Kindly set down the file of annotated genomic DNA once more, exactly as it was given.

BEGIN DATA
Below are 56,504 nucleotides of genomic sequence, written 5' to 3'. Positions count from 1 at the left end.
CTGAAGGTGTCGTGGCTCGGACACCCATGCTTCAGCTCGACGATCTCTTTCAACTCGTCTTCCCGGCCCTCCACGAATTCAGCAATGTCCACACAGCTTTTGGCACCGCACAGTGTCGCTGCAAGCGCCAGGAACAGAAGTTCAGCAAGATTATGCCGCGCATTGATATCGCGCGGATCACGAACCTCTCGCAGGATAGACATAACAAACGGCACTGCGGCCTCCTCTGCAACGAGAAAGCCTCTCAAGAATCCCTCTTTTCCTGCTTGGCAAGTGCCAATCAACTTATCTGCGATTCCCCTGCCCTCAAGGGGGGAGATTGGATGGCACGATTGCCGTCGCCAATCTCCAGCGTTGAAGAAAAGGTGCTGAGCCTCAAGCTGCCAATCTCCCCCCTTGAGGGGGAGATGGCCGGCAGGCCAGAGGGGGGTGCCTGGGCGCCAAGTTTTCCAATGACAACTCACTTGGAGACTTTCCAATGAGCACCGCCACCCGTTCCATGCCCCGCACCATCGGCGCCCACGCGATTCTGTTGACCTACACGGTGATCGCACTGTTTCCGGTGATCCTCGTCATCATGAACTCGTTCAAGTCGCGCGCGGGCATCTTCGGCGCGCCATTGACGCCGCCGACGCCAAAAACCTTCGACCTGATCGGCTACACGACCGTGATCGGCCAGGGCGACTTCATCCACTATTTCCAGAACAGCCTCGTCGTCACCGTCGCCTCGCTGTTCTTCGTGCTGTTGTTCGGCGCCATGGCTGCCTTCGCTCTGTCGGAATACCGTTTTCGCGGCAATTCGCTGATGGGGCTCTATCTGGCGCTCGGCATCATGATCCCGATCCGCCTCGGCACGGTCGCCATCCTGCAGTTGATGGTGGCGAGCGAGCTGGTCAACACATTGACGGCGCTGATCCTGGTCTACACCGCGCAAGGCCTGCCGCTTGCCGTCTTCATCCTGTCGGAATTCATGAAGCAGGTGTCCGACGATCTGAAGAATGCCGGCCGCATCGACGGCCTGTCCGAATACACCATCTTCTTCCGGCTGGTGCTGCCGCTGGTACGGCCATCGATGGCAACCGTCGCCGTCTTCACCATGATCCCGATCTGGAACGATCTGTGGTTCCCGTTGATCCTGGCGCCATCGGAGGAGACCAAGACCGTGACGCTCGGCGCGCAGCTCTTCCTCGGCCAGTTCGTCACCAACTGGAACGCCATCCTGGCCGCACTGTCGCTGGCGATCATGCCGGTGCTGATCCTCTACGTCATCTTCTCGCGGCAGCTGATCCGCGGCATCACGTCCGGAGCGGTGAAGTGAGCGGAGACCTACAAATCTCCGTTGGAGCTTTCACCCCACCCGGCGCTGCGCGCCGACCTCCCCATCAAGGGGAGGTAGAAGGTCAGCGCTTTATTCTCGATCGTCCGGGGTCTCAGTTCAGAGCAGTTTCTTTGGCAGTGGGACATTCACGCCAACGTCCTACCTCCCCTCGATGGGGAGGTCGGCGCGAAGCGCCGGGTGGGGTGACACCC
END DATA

Below are 56,504 nucleotides of genomic sequence, written 5' to 3'. Positions count from 1 at the left end.
CTGAAGGTGTCGTGGCTCGGACACCCATGCTTCAGCTCGACGATCTCTTTCAACTCGTCTTCCCGGCCCTCCACGAATTCAGCAATGTCCACACAGCTTTTGGCACCGCACAGTGTCGCTGCAAGCGCCAGGAACAGAAGTTCAGCAAGATTATGCCGCGCATTGATATCGCGCGGATCACGAACCTCTCGCAGGATAGACATAACAAACGGCACTGCGGCCTCCTCTGCAACGAGAAAGCCTCTCAAGAATCCCTCTTTTCCTGCTTGGCAAGTGCCAATCAACTTATCTGCGATTCCCCTGCCCTCAAGGGGGGAGATTGGATGGCACGATTGCCGTCGCCAATCTCCAGCGTTGAAGAAAAGGTGCTGAGCCTCAAGCTGCCAATCTCCCCCCTTGAGGGGGAGATGGCCGGCAGGCCAGAGGGGGGTGCCTGGGCGCCAAGTTTTCCAATGACAACTCACTTGGAGACTTTCCAATGAGCACCGCCACCCGTTCCATGCCCCGCACCATCGGCGCCCACGCGATTCTGTTGACCTACACGGTGATCGCACTGTTTCCGGTGATCCTCGTCATCATGAACTCGTTCAAGTCGCGCGCGGGCATCTTCGGCGCGCCATTGACGCCGCCGACGCCAAAAACCTTCGACCTGATCGGCTACACGACCGTGATCGGCCAGGGCGACTTCATCCACTATTTCCAGAACAGCCTCGTCGTCACCGTCGCCTCGCTGTTCTTCGTGCTGTTGTTCGGCGCCATGGCTGCCTTCGCTCTGTCGGAATACCGTTTTCGCGGCAATTCGCTGATGGGGCTCTATCTGGCGCTCGGCATCATGATCCCGATCCGCCTCGGCACGGTCGCCATCCTGCAGTTGATGGTGGCGAGCGAGCTGGTCAACACATTGACGGCGCTGATCCTGGTCTACACCGCGCAAGGCCTGCCGCTTGCCGTCTTCATCCTGTCGGAATTCATGAAGCAGGTGTCCGACGATCTGAAGAATGCCGGCCGCATCGACGGCCTGTCCGAATACACCATCTTCTTCCGGCTGGTGCTGCCGCTGGTACGGCCATCGATGGCAACCGTCGCCGTCTTCACCATGATCCCGATCTGGAACGATCTGTGGTTCCCGTTGATCCTGGCGCCATCGGAGGAGACCAAGACCGTGACGCTCGGCGCGCAGCTCTTCCTCGGCCAGTTCGTCACCAACTGGAACGCCATCCTGGCCGCACTGTCGCTGGCGATCATGCCGGTGCTGATCCTCTACGTCATCTTCTCGCGGCAGCTGATCCGCGGCATCACGTCCGGAGCGGTGAAGTGAGCGGAGACCTACAAATCTCCGTTGGAGCTTTCACCCCACCCGGCGCTGCGCGCCGACCTCCCCATCAAGGGGAGGTAGAAGGTCAGCGCTTTATTCTCGATCGTCCGGGGTCTCAGTTCAGAGCAGTTTCTTTGGCAGTGGGACATTCACGCCAACGTCCTACCTCCCCTCGATGGGGAGGTCGGCGCGAAGCGCCGGGTGGGGTGACACCC